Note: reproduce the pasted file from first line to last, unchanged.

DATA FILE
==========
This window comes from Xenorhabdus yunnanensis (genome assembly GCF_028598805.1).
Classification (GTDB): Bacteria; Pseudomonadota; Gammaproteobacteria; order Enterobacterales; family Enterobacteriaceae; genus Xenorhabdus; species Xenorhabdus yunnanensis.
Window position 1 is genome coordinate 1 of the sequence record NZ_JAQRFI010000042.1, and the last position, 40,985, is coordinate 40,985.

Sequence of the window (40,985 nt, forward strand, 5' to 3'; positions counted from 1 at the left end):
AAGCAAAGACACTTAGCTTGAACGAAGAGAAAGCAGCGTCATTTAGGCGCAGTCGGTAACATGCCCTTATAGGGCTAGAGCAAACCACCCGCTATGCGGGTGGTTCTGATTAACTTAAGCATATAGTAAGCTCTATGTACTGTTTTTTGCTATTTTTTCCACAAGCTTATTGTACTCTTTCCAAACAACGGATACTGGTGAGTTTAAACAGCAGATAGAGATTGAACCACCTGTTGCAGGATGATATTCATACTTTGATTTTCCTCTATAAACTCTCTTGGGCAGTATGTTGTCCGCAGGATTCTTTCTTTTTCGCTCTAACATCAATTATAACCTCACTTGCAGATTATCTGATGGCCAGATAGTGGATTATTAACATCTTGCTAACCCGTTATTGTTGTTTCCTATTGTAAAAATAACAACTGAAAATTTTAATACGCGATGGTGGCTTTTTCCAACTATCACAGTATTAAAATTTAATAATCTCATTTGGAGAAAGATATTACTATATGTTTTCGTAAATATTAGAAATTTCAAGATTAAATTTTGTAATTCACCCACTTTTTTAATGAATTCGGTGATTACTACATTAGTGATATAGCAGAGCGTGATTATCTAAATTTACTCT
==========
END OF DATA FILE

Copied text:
This window comes from Xenorhabdus yunnanensis (genome assembly GCF_028598805.1).
Classification (GTDB): Bacteria; Pseudomonadota; Gammaproteobacteria; order Enterobacterales; family Enterobacteriaceae; genus Xenorhabdus; species Xenorhabdus yunnanensis.
Window position 1 is genome coordinate 1 of the sequence record NZ_JAQRFI010000042.1, and the last position, 40,985, is coordinate 40,985.

Sequence of the window (40,985 nt, forward strand, 5' to 3'; positions counted from 1 at the left end):
AAGCAAAGACACTTAGCTTGAACGAAGAGAAAGCAGCGTCATTTAGGCGCAGTCGGTAACATGCCCTTATAGGGCTAGAGCAAACCACCCGCTATGCGGGTGGTTCTGATTAACTTAAGCATATAGTAAGCTCTATGTACTGTTTTTTGCTATTTTTTCCACAAGCTTATTGTACTCTTTCCAAACAACGGATACTGGTGAGTTTAAACAGCAGATAGAGATTGAACCACCTGTTGCAGGATGATATTCATACTTTGATTTTCCTCTATAAACTCTCTTGGGCAGTATGTTGTCCGCAGGATTCTTTCTTTTTCGCTCTAACATCAATTATAACCTCACTTGCAGATTATCTGATGGCCAGATAGTGGATTATTAACATCTTGCTAACCCGTTATTGTTGTTTCCTATTGTAAAAATAACAACTGAAAATTTTAATACGCGATGGTGGCTTTTTCCAACTATCACAGTATTAAAATTTAATAATCTCATTTGGAGAAAGATATTACTATATGTTTTCGTAAATATTAGAAATTTCAAGATTAAATTTTGTAATTCACCCACTTTTTTAATGAATTCGGTGATTACTACATTAGTGATATAGCAGAGCGTGATTATCTAAATTTACTCT